Fostering gender equality is one of the most important strategies for fighting HIV and AIDS in the developing world, along with maintaining existing campaigns, including promoting condom use, an expert on woman’s health and social issues said.
In a lecture last week at the National Women’s Education Center in Saitama Prefecture, Suman Mehta, Global HIV/AIDS coordinator of the United Nations Population Fund, said the social, economic and biological vulnerability of women is one of the reasons the disease has spread so rapidly.
The UNFPA focuses on improving reproductive health care in developing countries.
In 2002 alone, 5 million people contracted HIV, pushing the total number of those living with HIV to about 42 million worldwide.
A breakdown indicates that women from developing countries are especially vulnerable to the disease. About 95 percent of the 5 million cases are in the Third World. Almost 50 percent are women, and 50 percent are between 15 and 24 years old.
“While women are physically already two to four times more susceptible to contracting HIV compared with men, young girls are even more likely, due to their skin tissue being soft and undeveloped,” Mehta said.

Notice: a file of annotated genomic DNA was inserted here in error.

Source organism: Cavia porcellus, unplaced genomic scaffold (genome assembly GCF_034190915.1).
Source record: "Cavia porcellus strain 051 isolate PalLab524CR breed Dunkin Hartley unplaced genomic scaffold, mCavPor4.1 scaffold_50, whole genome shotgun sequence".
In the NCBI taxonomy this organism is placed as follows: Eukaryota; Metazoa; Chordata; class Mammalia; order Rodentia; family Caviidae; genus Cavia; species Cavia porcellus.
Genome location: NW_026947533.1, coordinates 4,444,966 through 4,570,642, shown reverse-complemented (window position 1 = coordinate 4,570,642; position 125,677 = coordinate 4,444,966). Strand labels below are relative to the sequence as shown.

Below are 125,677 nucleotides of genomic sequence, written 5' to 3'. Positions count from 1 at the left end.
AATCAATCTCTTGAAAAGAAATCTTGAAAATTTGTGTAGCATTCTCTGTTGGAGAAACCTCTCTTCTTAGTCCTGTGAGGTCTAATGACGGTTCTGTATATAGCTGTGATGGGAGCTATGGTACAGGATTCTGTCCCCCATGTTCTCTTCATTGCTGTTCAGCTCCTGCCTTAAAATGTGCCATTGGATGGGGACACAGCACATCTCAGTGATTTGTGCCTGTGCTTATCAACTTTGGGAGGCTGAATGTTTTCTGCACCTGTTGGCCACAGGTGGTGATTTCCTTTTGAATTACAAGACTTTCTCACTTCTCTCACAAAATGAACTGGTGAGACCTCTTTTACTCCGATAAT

This susceptibility, coupled with women’s lower social status, puts them in great danger, she said. “The social imbalance denies many young women access to means that can protect them, such as education that gives information about how to avoid danger.”
Women in developing countries lack economic independence, and many are forced to engage in prostitution to survive, she said, adding that many women in the Third World have no right of inheritance.
Mehta pointed out that other social customs, including early marriages and female genital circumcision, also strengthen men’s control over women’s sexuality.
Traditional expectations toward men that they should be strong and all-knowing are additional negative factors for preventing the disease from spreading. Many men are too proud to ask about the danger of HIV and instead engage in high-risk sex.
A breakthrough could be achieved by empowering women and girls, and if organizations like the UNFPA work harder on gender-equality issues and gender-sensitive policies, Mehta said.
How women are perceived in society can be changed, she said. “We will keep working to eradicate discrimination against women.”
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